For The Economist Plaza, Cleo Broda has made a series of signs. The signs mimic the type of signs one might expect to find in a plaza, but contain quite different information. The artist has asked a range of people to draw a guide to the complex shape of The Economist Plaza from memory. Each of these memory-distorted images of the space is unique and is labelled with the author’s name. Placed on the Plaza, the signs give multiple and conflicting perceptions or readings of the site.
Broda’s main interest in representations of information such as maps, diagrams and signs is their subjectivity and partiality. She is fascinated by authority that they seem to carry despite this, and hopes to disrupt our idea of what information is and whose version of it is important. The result is often something that offers alternative views of reality and lets us question our ideas of what important or useful information actually is.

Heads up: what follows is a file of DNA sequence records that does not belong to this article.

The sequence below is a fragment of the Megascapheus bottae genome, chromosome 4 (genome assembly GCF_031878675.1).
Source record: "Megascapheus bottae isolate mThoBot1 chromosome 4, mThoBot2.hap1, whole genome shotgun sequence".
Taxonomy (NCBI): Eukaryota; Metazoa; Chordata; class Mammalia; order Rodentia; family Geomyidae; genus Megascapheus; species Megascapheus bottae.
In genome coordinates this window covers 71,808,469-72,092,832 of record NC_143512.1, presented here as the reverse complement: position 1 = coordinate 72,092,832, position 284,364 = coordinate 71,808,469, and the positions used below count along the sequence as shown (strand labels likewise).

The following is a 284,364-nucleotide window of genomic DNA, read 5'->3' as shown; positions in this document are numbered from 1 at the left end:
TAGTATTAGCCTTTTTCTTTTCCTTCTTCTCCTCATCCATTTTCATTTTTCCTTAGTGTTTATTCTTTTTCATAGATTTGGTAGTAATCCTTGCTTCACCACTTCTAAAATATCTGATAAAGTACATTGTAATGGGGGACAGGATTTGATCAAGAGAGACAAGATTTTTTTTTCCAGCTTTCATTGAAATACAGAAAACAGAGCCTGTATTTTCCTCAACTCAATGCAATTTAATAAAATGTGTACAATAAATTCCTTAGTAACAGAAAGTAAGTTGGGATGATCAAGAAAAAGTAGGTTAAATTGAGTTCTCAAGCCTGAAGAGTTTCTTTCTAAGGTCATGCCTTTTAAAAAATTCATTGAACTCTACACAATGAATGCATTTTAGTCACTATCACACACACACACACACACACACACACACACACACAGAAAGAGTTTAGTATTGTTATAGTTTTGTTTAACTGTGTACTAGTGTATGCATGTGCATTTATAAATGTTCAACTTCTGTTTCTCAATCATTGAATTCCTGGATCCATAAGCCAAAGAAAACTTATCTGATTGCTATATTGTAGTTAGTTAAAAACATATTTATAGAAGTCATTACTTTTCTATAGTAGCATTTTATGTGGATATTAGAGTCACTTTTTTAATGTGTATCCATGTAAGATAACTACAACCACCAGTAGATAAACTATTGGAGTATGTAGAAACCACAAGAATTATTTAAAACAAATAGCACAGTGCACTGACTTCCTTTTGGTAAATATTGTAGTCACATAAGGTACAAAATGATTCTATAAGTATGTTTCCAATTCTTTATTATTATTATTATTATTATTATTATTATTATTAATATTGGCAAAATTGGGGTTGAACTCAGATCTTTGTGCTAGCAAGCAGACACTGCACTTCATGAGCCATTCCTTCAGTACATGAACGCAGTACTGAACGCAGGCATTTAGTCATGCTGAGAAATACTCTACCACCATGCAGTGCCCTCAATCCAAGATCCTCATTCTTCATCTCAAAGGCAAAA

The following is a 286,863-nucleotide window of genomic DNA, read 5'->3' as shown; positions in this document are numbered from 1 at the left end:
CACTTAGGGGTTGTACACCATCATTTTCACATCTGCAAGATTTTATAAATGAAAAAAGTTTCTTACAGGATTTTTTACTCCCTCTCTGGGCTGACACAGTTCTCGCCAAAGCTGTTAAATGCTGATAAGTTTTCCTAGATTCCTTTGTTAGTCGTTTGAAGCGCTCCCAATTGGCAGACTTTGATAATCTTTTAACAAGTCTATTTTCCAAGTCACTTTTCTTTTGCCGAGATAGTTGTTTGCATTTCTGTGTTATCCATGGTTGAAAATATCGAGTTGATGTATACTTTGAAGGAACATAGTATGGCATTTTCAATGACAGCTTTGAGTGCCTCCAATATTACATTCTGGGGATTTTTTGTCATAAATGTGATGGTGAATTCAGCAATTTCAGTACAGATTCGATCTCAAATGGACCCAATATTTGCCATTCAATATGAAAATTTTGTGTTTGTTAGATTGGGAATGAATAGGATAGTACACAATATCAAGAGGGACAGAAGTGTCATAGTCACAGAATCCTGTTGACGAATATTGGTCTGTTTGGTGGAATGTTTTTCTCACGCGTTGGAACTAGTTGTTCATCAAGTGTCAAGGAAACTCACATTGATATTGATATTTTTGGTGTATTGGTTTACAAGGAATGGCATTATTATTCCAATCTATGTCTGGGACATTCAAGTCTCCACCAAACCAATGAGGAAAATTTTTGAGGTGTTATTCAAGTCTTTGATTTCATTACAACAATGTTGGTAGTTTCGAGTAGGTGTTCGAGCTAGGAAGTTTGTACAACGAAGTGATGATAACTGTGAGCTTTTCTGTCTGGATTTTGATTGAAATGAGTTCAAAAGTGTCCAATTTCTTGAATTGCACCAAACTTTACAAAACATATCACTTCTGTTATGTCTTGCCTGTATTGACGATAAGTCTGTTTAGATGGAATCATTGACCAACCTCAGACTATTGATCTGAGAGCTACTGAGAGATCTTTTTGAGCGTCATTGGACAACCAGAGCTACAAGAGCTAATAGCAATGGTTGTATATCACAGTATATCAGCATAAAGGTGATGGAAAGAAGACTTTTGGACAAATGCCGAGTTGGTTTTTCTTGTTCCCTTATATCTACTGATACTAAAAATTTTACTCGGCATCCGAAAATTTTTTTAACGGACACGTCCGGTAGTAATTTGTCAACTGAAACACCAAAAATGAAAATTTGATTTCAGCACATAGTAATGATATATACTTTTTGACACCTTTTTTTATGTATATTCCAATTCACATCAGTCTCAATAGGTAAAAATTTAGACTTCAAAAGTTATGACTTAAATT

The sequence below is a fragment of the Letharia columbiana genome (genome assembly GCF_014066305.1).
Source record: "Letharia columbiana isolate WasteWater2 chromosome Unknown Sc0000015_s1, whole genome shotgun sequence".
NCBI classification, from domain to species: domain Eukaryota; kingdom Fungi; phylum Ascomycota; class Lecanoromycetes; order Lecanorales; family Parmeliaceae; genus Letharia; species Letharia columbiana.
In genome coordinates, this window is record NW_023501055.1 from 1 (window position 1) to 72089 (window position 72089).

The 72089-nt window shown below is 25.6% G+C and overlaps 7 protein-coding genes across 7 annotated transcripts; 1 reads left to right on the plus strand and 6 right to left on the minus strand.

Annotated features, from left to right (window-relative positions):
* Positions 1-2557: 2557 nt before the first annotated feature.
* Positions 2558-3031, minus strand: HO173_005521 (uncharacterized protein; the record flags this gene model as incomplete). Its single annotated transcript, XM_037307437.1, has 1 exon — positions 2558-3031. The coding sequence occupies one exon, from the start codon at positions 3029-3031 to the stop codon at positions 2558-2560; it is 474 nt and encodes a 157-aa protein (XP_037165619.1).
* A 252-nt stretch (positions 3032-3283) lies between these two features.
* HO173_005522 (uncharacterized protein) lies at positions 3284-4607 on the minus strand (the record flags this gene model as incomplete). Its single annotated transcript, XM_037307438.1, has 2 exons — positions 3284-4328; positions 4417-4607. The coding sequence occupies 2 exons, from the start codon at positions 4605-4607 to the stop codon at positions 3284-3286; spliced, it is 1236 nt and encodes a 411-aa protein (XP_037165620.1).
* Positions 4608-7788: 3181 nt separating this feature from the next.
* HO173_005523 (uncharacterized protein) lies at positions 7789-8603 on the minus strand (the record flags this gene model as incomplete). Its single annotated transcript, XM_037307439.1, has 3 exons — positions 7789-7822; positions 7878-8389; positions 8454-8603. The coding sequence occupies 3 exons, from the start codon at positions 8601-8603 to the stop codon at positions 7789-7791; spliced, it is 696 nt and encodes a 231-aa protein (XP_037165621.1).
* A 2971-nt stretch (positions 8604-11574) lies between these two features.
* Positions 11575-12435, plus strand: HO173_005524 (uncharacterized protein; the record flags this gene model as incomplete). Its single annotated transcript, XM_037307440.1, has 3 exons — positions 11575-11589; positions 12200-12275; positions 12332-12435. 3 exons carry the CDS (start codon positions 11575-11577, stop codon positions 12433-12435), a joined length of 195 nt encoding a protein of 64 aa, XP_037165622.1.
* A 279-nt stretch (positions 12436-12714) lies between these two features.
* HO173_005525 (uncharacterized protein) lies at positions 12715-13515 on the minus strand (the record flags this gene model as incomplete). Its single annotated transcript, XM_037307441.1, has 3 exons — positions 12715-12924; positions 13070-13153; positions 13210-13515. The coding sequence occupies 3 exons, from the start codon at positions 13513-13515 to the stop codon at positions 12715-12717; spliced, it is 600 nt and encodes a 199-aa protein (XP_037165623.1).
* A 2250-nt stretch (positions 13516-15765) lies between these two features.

Recent projects are two Local Information Guides made for areas of London and Liverpool as part of New Contemporaries 99. The Guides present an alternative view of the places in a familiar form and have the look of official information. The maps do not show road names, churches, post offices or tube stations but rather, have symbols for ‘Rubbish likely to contain hair/cheese’, ‘Handy hole to push things down’, ‘Image of dog’ and ‘Popular place to pee’.
Broda completed a Master of Fine Arts at The Slade in 1988 and has exhibited work in New Contemporaries 99 (in Liverpool Biennial and in London at Milch Gallery), at the Tramway in Glasgow and at Waygood in Newcastle. Her most recent works are an artist’s project published in Everything magazine and a piece for the exhibition DIY (London, September 2000). Her work has been written about in Time Out and Third Text. She is currently showing You Are Here in Manchester and will shortly be starting a six month residency at The London School of Economics.